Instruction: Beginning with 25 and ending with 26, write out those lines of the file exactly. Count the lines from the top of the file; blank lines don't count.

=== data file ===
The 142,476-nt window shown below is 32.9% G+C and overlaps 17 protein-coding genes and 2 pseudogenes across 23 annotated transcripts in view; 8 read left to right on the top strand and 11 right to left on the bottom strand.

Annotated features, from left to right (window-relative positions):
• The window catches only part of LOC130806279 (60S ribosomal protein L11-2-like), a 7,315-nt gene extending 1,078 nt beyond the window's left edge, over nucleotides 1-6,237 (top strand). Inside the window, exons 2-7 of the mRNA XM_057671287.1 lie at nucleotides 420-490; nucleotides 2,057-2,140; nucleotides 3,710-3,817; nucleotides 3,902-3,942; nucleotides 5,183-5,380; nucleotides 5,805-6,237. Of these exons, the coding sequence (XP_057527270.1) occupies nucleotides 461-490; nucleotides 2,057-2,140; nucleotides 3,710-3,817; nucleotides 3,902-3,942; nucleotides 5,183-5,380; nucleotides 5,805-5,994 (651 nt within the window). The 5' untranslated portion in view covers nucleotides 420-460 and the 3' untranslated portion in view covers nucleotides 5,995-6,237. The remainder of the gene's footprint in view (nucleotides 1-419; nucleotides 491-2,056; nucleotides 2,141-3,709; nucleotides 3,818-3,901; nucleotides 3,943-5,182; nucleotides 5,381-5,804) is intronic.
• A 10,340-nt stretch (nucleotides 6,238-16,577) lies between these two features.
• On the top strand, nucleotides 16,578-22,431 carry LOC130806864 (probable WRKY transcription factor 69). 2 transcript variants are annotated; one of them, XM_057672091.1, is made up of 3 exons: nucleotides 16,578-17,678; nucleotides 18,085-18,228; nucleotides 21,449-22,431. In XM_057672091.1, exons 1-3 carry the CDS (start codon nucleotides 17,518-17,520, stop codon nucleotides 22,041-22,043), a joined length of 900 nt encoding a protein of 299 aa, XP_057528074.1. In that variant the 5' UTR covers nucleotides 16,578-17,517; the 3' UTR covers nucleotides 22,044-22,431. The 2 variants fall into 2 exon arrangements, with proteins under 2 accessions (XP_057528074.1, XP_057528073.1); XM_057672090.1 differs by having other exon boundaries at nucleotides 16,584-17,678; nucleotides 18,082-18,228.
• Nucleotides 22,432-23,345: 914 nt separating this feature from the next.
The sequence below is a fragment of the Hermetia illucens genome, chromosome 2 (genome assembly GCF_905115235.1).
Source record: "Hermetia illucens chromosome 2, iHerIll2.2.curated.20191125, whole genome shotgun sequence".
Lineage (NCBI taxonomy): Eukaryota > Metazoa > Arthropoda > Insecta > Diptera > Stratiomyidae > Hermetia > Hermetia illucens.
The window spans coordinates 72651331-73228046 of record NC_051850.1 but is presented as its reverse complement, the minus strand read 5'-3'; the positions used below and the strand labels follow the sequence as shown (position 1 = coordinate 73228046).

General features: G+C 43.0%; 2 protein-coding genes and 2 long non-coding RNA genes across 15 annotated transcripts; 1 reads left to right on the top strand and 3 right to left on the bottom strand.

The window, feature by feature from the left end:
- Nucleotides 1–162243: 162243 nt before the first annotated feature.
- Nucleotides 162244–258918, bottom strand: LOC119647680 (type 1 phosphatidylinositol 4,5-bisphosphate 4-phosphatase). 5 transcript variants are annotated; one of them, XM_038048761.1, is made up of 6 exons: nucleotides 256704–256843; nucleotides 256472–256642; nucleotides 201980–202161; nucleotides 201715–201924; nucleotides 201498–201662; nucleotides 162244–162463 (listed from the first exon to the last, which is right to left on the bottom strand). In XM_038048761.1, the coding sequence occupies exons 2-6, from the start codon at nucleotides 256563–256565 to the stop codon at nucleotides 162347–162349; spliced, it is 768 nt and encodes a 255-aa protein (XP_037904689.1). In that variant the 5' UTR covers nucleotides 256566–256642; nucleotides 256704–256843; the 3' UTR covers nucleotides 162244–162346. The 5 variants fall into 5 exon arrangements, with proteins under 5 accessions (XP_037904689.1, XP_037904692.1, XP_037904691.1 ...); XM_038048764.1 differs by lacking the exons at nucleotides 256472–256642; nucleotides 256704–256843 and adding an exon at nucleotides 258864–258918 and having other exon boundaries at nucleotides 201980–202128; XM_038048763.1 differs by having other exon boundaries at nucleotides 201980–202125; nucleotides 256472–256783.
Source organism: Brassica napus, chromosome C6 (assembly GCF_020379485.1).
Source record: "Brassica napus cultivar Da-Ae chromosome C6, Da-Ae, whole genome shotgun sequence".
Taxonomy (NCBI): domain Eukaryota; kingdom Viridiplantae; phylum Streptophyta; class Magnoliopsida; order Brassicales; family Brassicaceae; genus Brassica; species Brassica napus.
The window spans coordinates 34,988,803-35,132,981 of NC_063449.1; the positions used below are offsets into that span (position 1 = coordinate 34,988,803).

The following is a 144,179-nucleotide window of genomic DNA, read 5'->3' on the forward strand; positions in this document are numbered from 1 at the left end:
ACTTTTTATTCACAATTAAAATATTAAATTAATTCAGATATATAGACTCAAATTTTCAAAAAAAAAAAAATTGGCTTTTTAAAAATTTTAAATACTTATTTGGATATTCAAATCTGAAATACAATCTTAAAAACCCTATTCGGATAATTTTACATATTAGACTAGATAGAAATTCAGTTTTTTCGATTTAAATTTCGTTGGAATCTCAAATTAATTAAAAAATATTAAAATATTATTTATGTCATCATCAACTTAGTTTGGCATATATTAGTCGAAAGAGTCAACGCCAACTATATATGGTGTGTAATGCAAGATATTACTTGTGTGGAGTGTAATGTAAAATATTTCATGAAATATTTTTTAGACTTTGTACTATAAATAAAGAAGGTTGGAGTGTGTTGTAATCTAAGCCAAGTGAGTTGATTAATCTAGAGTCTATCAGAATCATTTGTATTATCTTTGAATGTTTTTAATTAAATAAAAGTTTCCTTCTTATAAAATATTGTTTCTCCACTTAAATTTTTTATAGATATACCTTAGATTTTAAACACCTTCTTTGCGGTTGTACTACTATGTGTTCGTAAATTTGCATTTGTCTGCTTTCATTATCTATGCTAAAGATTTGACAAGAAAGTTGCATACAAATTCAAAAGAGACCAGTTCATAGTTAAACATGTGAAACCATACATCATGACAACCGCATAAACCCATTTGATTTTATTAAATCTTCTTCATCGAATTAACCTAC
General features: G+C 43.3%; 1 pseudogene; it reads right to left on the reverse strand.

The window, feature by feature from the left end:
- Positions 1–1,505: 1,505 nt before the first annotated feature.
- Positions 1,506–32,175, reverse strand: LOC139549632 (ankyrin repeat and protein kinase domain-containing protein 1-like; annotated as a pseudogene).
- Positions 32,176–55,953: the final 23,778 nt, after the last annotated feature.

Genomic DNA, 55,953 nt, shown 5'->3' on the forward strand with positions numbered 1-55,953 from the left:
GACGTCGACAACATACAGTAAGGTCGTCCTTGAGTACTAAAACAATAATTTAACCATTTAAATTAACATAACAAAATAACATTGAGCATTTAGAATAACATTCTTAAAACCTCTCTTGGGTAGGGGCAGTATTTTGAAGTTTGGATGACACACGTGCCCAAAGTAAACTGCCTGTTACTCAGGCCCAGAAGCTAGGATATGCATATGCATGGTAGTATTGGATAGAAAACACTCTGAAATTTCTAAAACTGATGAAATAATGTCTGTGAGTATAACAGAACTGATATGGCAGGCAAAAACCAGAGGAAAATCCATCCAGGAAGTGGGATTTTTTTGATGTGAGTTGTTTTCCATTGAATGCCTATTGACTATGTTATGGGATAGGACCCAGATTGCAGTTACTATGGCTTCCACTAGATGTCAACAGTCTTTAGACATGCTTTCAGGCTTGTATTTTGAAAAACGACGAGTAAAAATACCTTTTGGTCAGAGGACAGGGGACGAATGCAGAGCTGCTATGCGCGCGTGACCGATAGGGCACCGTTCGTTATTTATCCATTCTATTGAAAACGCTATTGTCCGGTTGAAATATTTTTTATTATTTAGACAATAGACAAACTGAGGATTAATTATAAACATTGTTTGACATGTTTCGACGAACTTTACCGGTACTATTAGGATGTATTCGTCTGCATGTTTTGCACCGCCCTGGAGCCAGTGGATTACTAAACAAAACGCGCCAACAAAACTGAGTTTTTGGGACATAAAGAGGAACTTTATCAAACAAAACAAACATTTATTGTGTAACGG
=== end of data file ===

- Positions 32,176–55,953: the final 23,778 nt, after the last annotated feature.

Genomic DNA, 55,953 nt, shown 5'->3' on the forward strand with positions numbered 1-55,953 from the left: